Giving nukes to terrorists

By Gordon Prather

House Majority Leader Dick Armey has just had an epiphany. Until last week, he believed that Saddam Hussein posed no threat to us. He judged Saddam to be a “snake in a hole.” As long as Saddam stayed in his hole, Armey argued that we ought to leave him alone.

Now, post-epiphany, Armey believes Saddam has – or soon will have – nukes, which he will likely give to terrorists, who will then likely use them against us.

What happened to Armey last week?

Sen. Bob Graham, chairman of the Senate Intelligence Committee, had asked Director of Central Intelligence George Tenet to update the National Intelligence Estimate on Iraq’s “weapons of mass destruction” programs and make it available to Congress before President Bush was authorized to invade and occupy Iraq.

Chairman Graham was particularly interested in knowing what connection – if any – there might be between Iraq’s WMD programs and terrorist activities. Graham assigns his highest priority to the war against terrorism, as do most of you soccer-moms.

Tenet provided that update to Congress last week. Did Tenet reveal for the first time top secret evidence to Congress, linking Saddam to terrorist activity, causing Armey to reverse his previous position on Saddam?

Far from it. At Chairman Graham’s request, Tenet has now provided an unclassified summary of his congressional testimony and of the updated NIE on Iraqi WMD. So we know that what Armey was told was supportive of his original “snake in a hole” assessment, and could not – therefore – have been the basis for his epiphany.

    Since inspections ended in 1998, Iraq has maintained its chemical weapons effort, energized its missile program, and invested more heavily in biological weapons; most analysts assess Iraq is reconstituting its nuclear weapons program.

“Reconstituting” is probably the wrong word. The multibillion-dollar Iraqi electromagnetic isotope separation (EMIS) process never worked properly, and might never have produced significant quantities of highly-enriched uranium.

Hence, the NIE implicitly assumes that Iraq has abandoned the EMIS process, and is now pursuing a first-generation gas centrifuge uranium enrichment program.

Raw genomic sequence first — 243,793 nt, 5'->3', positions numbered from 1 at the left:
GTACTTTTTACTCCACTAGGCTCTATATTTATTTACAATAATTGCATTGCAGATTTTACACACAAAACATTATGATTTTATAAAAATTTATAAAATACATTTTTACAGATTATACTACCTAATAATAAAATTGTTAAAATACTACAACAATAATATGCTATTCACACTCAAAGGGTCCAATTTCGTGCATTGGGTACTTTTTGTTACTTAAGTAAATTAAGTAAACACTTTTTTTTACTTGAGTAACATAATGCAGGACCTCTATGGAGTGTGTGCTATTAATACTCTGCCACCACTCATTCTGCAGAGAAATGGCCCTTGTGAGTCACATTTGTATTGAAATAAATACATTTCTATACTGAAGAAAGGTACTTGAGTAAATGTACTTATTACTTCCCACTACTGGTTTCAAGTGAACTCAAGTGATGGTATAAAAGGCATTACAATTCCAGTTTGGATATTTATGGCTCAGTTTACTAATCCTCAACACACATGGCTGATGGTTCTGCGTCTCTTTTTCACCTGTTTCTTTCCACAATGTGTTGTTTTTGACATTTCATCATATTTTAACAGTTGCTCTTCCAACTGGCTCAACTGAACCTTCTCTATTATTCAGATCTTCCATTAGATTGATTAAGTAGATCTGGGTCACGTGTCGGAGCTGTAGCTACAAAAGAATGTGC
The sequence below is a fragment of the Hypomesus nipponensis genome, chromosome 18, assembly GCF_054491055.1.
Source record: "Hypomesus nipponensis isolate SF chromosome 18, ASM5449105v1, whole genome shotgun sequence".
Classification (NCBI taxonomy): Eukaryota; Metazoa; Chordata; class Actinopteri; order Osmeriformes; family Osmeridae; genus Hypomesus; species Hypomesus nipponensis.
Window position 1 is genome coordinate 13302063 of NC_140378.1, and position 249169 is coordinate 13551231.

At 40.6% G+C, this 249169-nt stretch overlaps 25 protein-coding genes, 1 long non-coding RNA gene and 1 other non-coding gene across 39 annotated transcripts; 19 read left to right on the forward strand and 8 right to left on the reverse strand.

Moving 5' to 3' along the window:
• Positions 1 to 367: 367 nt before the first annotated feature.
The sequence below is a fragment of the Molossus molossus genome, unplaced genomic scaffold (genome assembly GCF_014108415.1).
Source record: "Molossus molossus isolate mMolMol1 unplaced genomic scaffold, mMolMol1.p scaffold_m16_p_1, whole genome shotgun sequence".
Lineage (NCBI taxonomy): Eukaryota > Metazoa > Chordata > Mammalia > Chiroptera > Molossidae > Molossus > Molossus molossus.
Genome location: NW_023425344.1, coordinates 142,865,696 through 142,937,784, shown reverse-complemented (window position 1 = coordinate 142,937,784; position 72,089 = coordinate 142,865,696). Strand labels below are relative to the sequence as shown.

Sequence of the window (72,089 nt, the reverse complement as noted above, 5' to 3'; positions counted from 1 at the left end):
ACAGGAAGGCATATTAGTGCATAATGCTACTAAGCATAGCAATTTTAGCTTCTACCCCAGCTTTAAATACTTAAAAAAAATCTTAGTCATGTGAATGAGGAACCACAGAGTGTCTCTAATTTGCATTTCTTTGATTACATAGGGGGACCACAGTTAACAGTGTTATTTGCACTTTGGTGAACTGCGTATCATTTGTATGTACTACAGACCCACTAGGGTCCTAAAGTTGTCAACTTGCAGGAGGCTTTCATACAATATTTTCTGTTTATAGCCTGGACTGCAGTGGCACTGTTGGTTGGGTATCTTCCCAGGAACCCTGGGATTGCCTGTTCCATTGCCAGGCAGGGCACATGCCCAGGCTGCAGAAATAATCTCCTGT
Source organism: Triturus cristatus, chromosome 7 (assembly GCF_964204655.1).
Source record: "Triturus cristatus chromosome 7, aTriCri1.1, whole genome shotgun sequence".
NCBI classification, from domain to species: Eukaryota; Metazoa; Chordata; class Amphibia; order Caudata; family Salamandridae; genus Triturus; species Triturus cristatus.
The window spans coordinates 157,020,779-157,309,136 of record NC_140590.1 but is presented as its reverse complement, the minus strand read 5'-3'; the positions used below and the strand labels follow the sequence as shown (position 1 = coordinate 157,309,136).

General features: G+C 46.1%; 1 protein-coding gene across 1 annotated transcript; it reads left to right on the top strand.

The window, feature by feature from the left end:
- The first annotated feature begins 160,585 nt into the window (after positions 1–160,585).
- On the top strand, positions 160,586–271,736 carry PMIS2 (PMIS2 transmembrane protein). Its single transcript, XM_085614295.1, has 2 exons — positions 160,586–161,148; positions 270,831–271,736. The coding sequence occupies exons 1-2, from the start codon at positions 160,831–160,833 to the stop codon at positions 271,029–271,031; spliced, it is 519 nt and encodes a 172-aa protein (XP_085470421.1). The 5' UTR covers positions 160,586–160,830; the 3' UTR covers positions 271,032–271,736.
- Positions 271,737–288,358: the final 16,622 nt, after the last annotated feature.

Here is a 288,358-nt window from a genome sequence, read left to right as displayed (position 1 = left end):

Iraq’s aggressive attempts to obtain proscribed high-strength aluminum tubes are of significant concern. Based on tubes of the size Iraq is trying to acquire, a few tens of thousands of centrifuges would be capable of producing enough highly enriched uranium for a couple of weapons per year.

Now, on the basis of sworn testimony of German engineers who built laboratory-scale gas centrifuges for the Iraqis prior to the Gulf War, the Iraqis would not have been capable – without considerable outside technical assistance – of producing thousands of similar centrifuges, or connecting them together in the necessary cascades. Scientists and engineers who assisted the Iraqis prior to the Gulf War – when Iraq was not subject to much scrutiny – would not be willing or able to assist them now. Some of them are still in prison.

Furthermore, the Iraqis had not acquired or developed several key components for an “implosion” nuke device, and the nuke device design, itself, was untested. The “weaponizing” of the Iraqi nuke device was, of course, never even begun.

    How quickly Iraq will obtain its first nuclear weapon depends on when it acquires sufficient weapons-grade fissile material. If Baghdad acquires sufficient weapons-grade fissile material from abroad, it could make a nuclear weapon within a year. Without such material from abroad, Iraq probably would not be able to make a weapon until the last half of the decade.

So, for Iraq to be the threat to us that Armey now judges Iraq to be, Saddam will first have to beg, borrow or steal a few hundred pounds of weapons-grade uranium, make a few nuke devices, give them to terrorists, and teach them how to arm, fuse and fire them. The terrorists would transport the nuke device and the trained technicians to the U.S., there to await the signal from Osama bin Laden.

However, the NIE argued that if the U.S. did not invade Iraq – with the intention of deposing Saddam Hussein – Saddam would not take “the extreme step” of assisting terrorists attack the United States with WMD.

What about Saddam himself? Mightn’t he smuggle an Iraqi nuke device or two – once he has got them – into the U.S. to deter a U.S. invasion of Iraq? Well, that sort of deterrence only works if Saddam can plausibly claim that he has already done that. Tenet judges that Saddam cannot plausibly make that claim for a least a year or two.

So much for Armey’s epiphany.